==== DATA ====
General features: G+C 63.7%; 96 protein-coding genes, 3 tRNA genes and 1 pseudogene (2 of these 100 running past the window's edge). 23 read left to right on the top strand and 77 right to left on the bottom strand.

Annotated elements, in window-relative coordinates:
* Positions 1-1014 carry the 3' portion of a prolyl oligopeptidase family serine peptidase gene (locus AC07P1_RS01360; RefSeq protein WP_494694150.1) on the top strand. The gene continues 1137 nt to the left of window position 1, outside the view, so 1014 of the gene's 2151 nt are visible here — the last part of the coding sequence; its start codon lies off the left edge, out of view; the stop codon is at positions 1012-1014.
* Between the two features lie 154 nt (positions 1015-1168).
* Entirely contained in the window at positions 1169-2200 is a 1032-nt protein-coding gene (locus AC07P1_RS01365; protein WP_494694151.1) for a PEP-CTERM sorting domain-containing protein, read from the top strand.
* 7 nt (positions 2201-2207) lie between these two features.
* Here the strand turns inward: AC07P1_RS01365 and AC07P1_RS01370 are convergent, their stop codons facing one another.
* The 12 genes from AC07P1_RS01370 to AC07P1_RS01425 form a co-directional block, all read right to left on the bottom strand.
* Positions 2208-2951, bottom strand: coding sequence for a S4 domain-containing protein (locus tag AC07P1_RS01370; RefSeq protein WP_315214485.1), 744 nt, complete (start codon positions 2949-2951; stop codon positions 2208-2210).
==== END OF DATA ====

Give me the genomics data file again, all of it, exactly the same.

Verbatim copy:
General features: G+C 63.7%; 96 protein-coding genes, 3 tRNA genes and 1 pseudogene (2 of these 100 running past the window's edge). 23 read left to right on the top strand and 77 right to left on the bottom strand.

Annotated elements, in window-relative coordinates:
* Positions 1-1014 carry the 3' portion of a prolyl oligopeptidase family serine peptidase gene (locus AC07P1_RS01360; RefSeq protein WP_494694150.1) on the top strand. The gene continues 1137 nt to the left of window position 1, outside the view, so 1014 of the gene's 2151 nt are visible here — the last part of the coding sequence; its start codon lies off the left edge, out of view; the stop codon is at positions 1012-1014.
* Between the two features lie 154 nt (positions 1015-1168).
* Entirely contained in the window at positions 1169-2200 is a 1032-nt protein-coding gene (locus AC07P1_RS01365; protein WP_494694151.1) for a PEP-CTERM sorting domain-containing protein, read from the top strand.
* 7 nt (positions 2201-2207) lie between these two features.
* Here the strand turns inward: AC07P1_RS01365 and AC07P1_RS01370 are convergent, their stop codons facing one another.
* The 12 genes from AC07P1_RS01370 to AC07P1_RS01425 form a co-directional block, all read right to left on the bottom strand.
* Positions 2208-2951, bottom strand: coding sequence for a S4 domain-containing protein (locus tag AC07P1_RS01370; RefSeq protein WP_315214485.1), 744 nt, complete (start codon positions 2949-2951; stop codon positions 2208-2210).